When I was in high school, I had a particularly proud English teacher. She was a tough one, stingy with her praise.
We once had an assignment that a few of us got back with that coveted ‘A’ at the top of the page.
After passing out our papers and listening to the sighs of relief, she stood at the front of the class and proceeded to deflate our budding teenage egos.
“The challenge” she said, her chin tilted up just enough so she could look down at us
“is not in getting the ‘A’. The challenge is in keeping the ‘A'”
I never forgot that.
Because she was right.
We go for the ‘A’ in a lot of things.
In our jobs, in our relationships, in learning new activites and in our goals.
When you’re going for the ‘A’, you’re focused and trying hard to put out your best work. Nothing else is on your mind.
Keeping that momentum can be a challenge because other priorities eventually creep in.
It’s not unlike when your weight starts to move down the scale.
When you’re first trying to make the scale move, you’re dedicated, focused, and calculating every step you take.
But once the scale starts to move, it’s tempting to take that effort and put it on autopilot.
I’ve done it a million times.
My thoughts are usually something like:
‘I’m losing weight – it won’t hurt to have a little more’
‘I’m working out really hard – I need a bit more food’
‘I can skip that workout – it won’t hurt’
‘…It’s not a big deal’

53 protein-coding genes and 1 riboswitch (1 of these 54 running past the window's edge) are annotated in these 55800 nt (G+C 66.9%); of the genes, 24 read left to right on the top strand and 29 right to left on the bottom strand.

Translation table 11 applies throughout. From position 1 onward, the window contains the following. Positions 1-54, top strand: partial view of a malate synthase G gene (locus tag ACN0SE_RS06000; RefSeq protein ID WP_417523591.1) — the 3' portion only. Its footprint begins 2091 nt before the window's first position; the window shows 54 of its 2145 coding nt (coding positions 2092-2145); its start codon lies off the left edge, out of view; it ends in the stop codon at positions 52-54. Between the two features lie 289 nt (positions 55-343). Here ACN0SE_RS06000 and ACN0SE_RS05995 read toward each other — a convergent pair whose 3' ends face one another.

‘…It won’t affect me in the long run’
‘…I’ll make it up later’
And when I start to think like that, I feel a bit unsure, unclear and not so strong in my direction anymore.
That’s when the next paper slips to a B+.
The scale doesn’t move as fast.
That moment where you need to keep the ‘A’ is the tipping point.
It’s the moment where the difference between losing weight with willpower vs. losing weight with natural momentum really matters.
When you use willpower to make yourself eat healthy and lose weight, it’s a persistent, deliberate effort.
You’re constantly in ‘power mode’. Using all that energy on willpower gets harder as other priorities come up and your energy and focus is needed elsewhere.
You energy will get diverted to focusing on work after getting only 4 hours of sleep. It’s energy you will need when you’re running a ton or errands quickly before you have to get in the carpool line. This energy will be needed if you have a tough day at work, or with your partner.
And you won’t have access to your required willpower when you need to make yourself eat a salad when the drive thru is rolling out the welcome mat.
You simply can’t keep that ‘A’ when you rely on willpower.
When you use natural momentum in your weight loss, willpower is not in play.
Your focus is on curiosity and awareness instead of forcing yourself to act from a place of “this sucks! I don’t wanna have to do that!”
Becoming super aware of what you’re thinking means you’re constantly checking in with yourself with questions like:
‘What emotions am I feeling right now?’
‘Why am I eating this?’
‘Is this physical hunger I’m feeling?’
And that practice is much easier to sustain when other priorities take center stage. Because you’re not pushing yourself to power through anything, you’re just being aware and asking questions.
Questions that will help you understand why you’re doing what you’re doing.
And that awareness is worth so much more than brute force.
That awareness is how you keep your ‘A’.
So I sincerely thank my English teacher, Mrs. Whatshername. There’s not much else I remember about that class, including my final grade (although something tells me I didn’t get an ‘A’).
But that one lesson was worth it all.
Because I’m just as focused on how to keep my ‘A’ as I am on getting there in the first place.
And, as shocking as it would be to my teenage self, I agree with her that it’s keeping the ‘A’ that means everything.